“That was a really weird year,” he said. “I ran so few races but was awfully active because of all the iRacing stuff. So I didn’t feel like I was gone, but it didn’t occur to me how far out of the seat I’d been until I got in the car at Daytona in 2021.

“It’s so hard to point to saying that was the end, because I really enjoy driving for Johnny Davis. I love that team and what he’s done for me and what we’ve done for each other in our careers. I could have been happy driving for Johnny for two to three more years and retiring. Because I feel like I fit a really good role there of take this car, with this amount of resources, and maximize it with minimal damage. It wasn’t like. ‘I can only stand one more year of this crap, then I’ll retire.’ It was, ‘I like what I’m doing here.’ ”

With one exception: The lack of a victory on his resume. Over 15 seasons in NASCAR, Cassill has a combined two top fives in Cup (a fourth at Talladega in 2014) and Xfinity (third at Daytona in 2011.

The No. 10 Xfinity car that Cassill will drive this season in the Xfinity Series (Kaulig Racing).

The Voyager sponsorship, which started through a chance meeting with CEO Steve Ehrlich at a conference two years ago, offered Cassill a chance to change that narrative.

After engagement spiked from putting the Shiba Inu coin on Cassill’s car (in a 19-race sponsorship last season), Ehrlich said the company decided to “significantly” increase its NASCAR spend (which is part of a sports marketing budget that also includes NFL star Rob Gronkowski, NBA player Victor Oladipo and the Dallas Mavericks).

“We saw tremendous feedback that helped us grow, but really most important was Landon being a great ambassador,” Ehrlich told NBC Sports. “Not just for Voyager but for crypto being probably the only NASCAR driver that’s crypto-centric. Landon was in this space long before anyone else.

“All that helped us put it in perspective that we had that much exposure and built our brand and recognition and customer base when he was driving for JD Motorsports. We thought this was an opportune time for having him move up to Kaulig. They race for trophies, we felt Landon was the right guy to represent us. He has a super appealing personality that fits our ‘Crypto for All’ strategy of being associated with the general population. Being a leader in crypto in NASCAR was one of our goals.”


As part of the deal, Cassill is paid in crypto, and he said he is using the Voyager brokerage platform to bring the sponsorship funding to  teams in US dollars. He also had a certain amount of autonomy in the direction of the sponsorship after Ehrlich decided last June to go bigger in 2022.

“I started talking with my wife about it a lot, and I said, ‘I want to win in NASCAR and put myself in best chance to do that,’ which is what led me to Kaulig Racing,” he said. “I still have to do it. In a lot of ways just by having the ride and showing up at Daytona with my name on the door, I feel like I’ve won. But the work has really only begun. Every driver who thinks if I just had a $2, 3, 4M sponsor. If I just had that sponsor, everything else would fall into place. And really that’s not the case. I think you just trade one set of challenges for another. So for me, the challenge is really only beginning. I need to figure out how to squeeze everything out of this.”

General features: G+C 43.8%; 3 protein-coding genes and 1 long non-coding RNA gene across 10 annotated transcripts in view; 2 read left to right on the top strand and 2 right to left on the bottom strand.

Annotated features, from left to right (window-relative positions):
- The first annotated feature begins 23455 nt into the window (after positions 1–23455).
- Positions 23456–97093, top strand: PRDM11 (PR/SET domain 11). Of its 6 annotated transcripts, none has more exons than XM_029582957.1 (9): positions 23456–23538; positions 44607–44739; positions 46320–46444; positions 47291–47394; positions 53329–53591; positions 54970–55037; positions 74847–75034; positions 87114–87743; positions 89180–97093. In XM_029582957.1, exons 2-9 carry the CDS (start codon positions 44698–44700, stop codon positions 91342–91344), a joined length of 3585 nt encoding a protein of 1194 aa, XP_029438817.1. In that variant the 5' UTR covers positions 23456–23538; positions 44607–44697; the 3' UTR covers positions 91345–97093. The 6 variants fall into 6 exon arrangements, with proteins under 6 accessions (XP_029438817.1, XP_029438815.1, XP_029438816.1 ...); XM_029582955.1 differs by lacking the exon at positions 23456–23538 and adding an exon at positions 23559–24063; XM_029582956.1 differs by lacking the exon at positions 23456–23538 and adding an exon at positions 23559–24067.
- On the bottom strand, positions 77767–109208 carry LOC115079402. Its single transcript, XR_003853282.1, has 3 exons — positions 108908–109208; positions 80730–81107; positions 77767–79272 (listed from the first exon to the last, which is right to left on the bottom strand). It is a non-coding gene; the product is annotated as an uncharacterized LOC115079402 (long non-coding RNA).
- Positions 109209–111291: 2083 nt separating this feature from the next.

Cassill believes the Cup races with Spire (of which Voyage will sponsor 11) in the Next Gen car also will offer the opportunity for maximizing results.

The No. 77 Chevrolet that Landon Cassill will drive at the Clash (Spire Motorsports).

“I feel I’m the best driver I can be when I ran as many Cup and Xfinity races in the same season I could,” he said. “And my other desire to run Cup races is be able to have that baseline in the Next Gen car. I’ve been through this sport, tested the COT for Hendrick and been through rules package changes. If you can be a driver on the leading edge of new things, it just helps to be one of the first guys driving them. The Next Gen is incredible that NASCAR took the step to standardize the hardware side. There’s still going to be differences in how the cars run because there are humans that operate them.

“But it’s really cool and new it’s not happening in the manufacturing side of things. The parts and components are ideally all the same. A team like Spire is attractive and Kaulig because they can attract talent to organizations that maybe they would have had a harder time in the past. I don’t know how level the playing field will be off the bat, but over time, I think it really will level itself out.”

Perhaps that could mean Landon 5.0 and a winning breakthrough to reward a devoted fan base that has helped him grind through NASCAR.

“I do feel I’ve earned a lot,” Cassill said. “I’ve made it this long in my career without some gravy train paying the way. I’ve always sort of had to make it happen. I am very proud of that and the fans I’ve built along the way. I have my core fans who are so excited to root for me, and I want to deliver a win for them. But there are a lot of younger fans that maybe don’t know about me between 2011-16.

“Those fans may not fully know the Landon Cassill story or appreciate it or support it. So hopefully I can also show them what kind of person I am but do it by running up front and being seen on TV and talked about more.”

Friday 5: Clash at Coliseum provides a reset for RFK Racing